Subterranean Weirdos Could Teach Us About Aliens

You may have heard about all the mysteries of life in space and even in the deep oceans. But there is also much yet unknown about life within the bowels of our planet — and scientists suspect that understanding the extreme adaptations of subterranean organisms could lead to greater understanding of potential life in space. 

Many organisms found in the deep biosphere are microbes — single-cellular organisms from the Bacteria or Archaea kingdoms of life — but researchers have also discovered multicellular organisms, including animals, as well. 

The diversity of subterranean organisms rivals even that of organisms on the surface, according to Oregon State University oceanographer and geomicrobiologist Rick Colwell. That variation has led scientists to discover some pretty shocking extremes, including organisms which can “hibernate” for millions of years before “coming back to life” again.  

“It’s hard to describe some of this life in terms that we can even understand, because [the organisms] appear to be able to survive for such long periods of time with virtually no energy available,” said Colwell at the 2018 American Geophysical Union annual meeting. The organisms are sometimes referred to as “zombies” because they appear so near to death, but it appears that some can be brought “back to life.”  

According to Colwell, it’s about the organisms’ extreme metabolisms. Although the precise mechanism is not understood, this factor of the microbes’ biology allows life to survive under the “extremely impoverished and forbidding conditions in deep Earth.”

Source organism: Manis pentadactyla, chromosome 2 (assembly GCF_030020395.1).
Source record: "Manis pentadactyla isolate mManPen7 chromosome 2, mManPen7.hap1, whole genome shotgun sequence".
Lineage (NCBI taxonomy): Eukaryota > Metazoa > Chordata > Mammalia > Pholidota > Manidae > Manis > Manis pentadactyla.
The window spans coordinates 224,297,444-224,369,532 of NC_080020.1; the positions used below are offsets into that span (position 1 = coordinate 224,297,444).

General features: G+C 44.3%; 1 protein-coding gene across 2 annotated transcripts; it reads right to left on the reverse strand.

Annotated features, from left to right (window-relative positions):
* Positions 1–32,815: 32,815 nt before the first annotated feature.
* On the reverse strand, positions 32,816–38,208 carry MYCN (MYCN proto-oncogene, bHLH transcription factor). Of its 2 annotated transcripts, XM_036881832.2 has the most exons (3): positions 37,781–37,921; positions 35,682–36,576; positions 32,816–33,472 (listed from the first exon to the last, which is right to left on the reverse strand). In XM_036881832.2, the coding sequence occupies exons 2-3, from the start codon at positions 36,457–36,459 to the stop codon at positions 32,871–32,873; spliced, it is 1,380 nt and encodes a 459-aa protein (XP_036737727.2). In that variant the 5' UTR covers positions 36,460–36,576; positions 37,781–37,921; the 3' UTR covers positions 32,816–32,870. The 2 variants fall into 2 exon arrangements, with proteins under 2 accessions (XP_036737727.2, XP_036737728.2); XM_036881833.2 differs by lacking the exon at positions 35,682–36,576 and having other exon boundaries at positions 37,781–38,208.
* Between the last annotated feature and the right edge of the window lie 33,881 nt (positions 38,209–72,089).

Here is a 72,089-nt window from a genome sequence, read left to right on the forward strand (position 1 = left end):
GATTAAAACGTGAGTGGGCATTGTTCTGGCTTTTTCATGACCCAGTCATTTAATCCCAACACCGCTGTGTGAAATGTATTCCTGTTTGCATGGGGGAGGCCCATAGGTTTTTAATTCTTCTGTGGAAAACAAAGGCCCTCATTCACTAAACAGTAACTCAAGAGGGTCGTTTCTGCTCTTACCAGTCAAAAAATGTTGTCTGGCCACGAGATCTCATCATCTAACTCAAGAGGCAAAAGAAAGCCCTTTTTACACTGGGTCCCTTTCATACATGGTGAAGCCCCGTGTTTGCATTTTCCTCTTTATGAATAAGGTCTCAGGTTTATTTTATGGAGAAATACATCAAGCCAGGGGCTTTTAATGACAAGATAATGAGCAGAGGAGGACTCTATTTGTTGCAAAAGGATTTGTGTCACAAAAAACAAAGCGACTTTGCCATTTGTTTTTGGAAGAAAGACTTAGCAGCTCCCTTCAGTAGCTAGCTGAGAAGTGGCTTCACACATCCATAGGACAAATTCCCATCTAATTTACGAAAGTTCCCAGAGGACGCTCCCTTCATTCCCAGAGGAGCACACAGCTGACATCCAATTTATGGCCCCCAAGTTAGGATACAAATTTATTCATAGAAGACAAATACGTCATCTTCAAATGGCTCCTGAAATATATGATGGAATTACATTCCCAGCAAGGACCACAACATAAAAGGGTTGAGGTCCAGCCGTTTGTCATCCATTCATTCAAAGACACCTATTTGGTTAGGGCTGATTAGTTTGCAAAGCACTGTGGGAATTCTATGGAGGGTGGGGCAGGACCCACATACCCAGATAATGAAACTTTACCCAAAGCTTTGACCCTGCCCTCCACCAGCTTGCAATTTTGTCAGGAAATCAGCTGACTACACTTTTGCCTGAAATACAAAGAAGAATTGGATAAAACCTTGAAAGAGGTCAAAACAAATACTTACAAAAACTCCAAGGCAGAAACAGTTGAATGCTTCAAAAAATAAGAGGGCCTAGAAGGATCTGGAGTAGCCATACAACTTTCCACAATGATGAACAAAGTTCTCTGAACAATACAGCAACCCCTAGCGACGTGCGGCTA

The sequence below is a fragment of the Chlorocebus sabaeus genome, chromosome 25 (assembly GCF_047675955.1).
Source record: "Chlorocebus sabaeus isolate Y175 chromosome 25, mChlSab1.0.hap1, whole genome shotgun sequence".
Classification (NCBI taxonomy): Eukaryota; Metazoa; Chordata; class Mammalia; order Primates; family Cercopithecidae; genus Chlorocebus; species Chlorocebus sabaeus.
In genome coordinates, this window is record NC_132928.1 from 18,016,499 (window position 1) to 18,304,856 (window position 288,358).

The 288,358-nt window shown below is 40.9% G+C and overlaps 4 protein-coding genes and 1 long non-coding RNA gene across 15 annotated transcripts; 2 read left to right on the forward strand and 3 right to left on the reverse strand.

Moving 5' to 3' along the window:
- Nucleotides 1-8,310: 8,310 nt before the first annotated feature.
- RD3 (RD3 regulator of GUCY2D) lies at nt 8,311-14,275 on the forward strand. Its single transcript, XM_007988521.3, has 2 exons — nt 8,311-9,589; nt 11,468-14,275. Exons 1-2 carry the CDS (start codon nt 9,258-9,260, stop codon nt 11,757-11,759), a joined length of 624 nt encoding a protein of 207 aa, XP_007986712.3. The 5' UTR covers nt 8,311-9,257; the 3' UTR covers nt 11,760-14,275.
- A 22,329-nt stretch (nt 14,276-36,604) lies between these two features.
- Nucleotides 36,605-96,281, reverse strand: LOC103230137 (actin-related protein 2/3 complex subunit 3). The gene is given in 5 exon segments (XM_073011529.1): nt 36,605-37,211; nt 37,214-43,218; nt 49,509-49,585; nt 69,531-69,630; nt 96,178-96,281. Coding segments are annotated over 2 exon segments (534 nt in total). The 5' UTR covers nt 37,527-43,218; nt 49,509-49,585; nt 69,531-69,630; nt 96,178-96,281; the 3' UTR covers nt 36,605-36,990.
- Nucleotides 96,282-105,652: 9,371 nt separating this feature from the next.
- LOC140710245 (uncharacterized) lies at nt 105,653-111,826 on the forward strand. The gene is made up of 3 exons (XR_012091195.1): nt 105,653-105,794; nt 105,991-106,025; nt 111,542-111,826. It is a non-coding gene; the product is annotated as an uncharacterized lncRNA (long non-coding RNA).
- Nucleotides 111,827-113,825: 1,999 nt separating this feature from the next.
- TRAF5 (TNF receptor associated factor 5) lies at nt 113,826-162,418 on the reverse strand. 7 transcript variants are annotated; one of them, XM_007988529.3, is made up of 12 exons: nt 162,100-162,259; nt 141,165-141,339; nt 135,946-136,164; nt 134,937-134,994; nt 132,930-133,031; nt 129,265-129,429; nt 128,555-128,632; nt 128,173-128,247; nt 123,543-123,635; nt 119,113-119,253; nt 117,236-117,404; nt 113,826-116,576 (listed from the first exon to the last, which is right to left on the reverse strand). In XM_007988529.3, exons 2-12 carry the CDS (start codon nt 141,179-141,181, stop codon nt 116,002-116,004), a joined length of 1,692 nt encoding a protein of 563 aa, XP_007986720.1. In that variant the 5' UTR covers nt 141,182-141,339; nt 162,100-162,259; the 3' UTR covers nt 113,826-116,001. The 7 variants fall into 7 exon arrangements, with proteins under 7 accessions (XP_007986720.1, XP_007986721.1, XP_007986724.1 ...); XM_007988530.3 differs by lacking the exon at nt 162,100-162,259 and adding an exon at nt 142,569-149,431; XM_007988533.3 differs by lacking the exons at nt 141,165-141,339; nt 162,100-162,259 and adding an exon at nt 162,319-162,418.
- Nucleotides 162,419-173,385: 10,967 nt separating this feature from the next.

The other interesting extremes of underground microbes are the intense temperatures, pressures and even pH of environments they can live in. Because new record-breaking discoveries are not uncommon, scientists don’t fully understand the range of environmental factors that organisms can live in, so it’s hard to rule out any environments as being “uninhabitable.”  

It is precisely these sorts of discoveries which could help scientists better understand where, how and when life might exist in space, and how it could alter its environment. The environments in which life can thrive look so drastically different for different organisms, and environments are also themselves altered by the life that lives in them.  

There is much that is not known about the development of the atmosphere and environments of earth, though in many ways subterranean organisms can give us clues. For example, a rich underground system of organisms likely contributed to carbon and carbon dioxide sequestration, making it possible for humans and other larger organisms to breathe the air on the surface.  

Currently, it is difficult to rule out where life might exist in space, and the more we know about subterranean life, the more hope we might have to someday discover organisms on Mars, or the ocean moon of Saturn.  

“What we learn here,” says Colwell, “will help us understand what to look for on other planets or [in] other systems where life could exist.”  

By Ardea C. Eichner